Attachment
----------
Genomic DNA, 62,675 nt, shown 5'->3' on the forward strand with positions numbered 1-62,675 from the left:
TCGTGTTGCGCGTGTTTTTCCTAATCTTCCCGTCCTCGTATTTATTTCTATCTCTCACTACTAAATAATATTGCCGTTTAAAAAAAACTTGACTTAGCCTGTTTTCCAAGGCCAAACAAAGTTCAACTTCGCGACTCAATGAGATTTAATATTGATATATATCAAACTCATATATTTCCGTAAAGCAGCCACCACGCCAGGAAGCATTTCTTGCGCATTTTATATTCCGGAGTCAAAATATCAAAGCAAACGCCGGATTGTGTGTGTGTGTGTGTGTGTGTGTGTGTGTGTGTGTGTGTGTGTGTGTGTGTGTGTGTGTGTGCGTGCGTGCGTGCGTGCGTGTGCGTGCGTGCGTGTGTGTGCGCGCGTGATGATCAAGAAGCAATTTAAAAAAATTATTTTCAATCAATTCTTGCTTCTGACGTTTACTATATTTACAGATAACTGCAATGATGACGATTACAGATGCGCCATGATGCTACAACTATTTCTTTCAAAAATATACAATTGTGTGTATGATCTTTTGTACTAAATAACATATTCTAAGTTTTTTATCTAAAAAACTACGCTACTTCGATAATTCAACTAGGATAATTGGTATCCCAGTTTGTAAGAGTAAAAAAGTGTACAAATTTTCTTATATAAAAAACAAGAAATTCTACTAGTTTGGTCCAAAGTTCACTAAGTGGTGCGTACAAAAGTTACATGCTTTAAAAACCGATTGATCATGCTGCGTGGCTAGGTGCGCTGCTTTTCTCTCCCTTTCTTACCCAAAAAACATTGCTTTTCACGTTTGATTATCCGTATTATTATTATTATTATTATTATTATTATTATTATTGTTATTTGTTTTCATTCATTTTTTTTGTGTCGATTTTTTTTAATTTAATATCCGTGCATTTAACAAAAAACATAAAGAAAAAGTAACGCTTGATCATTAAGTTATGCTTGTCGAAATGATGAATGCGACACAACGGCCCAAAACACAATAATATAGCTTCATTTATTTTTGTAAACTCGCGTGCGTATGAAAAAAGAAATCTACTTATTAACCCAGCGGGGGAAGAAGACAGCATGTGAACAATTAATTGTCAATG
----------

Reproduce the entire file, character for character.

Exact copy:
Genomic DNA, 62,675 nt, shown 5'->3' on the forward strand with positions numbered 1-62,675 from the left:
TCGTGTTGCGCGTGTTTTTCCTAATCTTCCCGTCCTCGTATTTATTTCTATCTCTCACTACTAAATAATATTGCCGTTTAAAAAAAACTTGACTTAGCCTGTTTTCCAAGGCCAAACAAAGTTCAACTTCGCGACTCAATGAGATTTAATATTGATATATATCAAACTCATATATTTCCGTAAAGCAGCCACCACGCCAGGAAGCATTTCTTGCGCATTTTATATTCCGGAGTCAAAATATCAAAGCAAACGCCGGATTGTGTGTGTGTGTGTGTGTGTGTGTGTGTGTGTGTGTGTGTGTGTGTGTGTGTGTGTGTGTGTGCGTGCGTGCGTGCGTGCGTGTGCGTGCGTGCGTGTGTGTGCGCGCGTGATGATCAAGAAGCAATTTAAAAAAATTATTTTCAATCAATTCTTGCTTCTGACGTTTACTATATTTACAGATAACTGCAATGATGACGATTACAGATGCGCCATGATGCTACAACTATTTCTTTCAAAAATATACAATTGTGTGTATGATCTTTTGTACTAAATAACATATTCTAAGTTTTTTATCTAAAAAACTACGCTACTTCGATAATTCAACTAGGATAATTGGTATCCCAGTTTGTAAGAGTAAAAAAGTGTACAAATTTTCTTATATAAAAAACAAGAAATTCTACTAGTTTGGTCCAAAGTTCACTAAGTGGTGCGTACAAAAGTTACATGCTTTAAAAACCGATTGATCATGCTGCGTGGCTAGGTGCGCTGCTTTTCTCTCCCTTTCTTACCCAAAAAACATTGCTTTTCACGTTTGATTATCCGTATTATTATTATTATTATTATTATTATTATTATTATTGTTATTTGTTTTCATTCATTTTTTTTGTGTCGATTTTTTTTAATTTAATATCCGTGCATTTAACAAAAAACATAAAGAAAAAGTAACGCTTGATCATTAAGTTATGCTTGTCGAAATGATGAATGCGACACAACGGCCCAAAACACAATAATATAGCTTCATTTATTTTTGTAAACTCGCGTGCGTATGAAAAAAGAAATCTACTTATTAACCCAGCGGGGGAAGAAGACAGCATGTGAACAATTAATTGTCAATG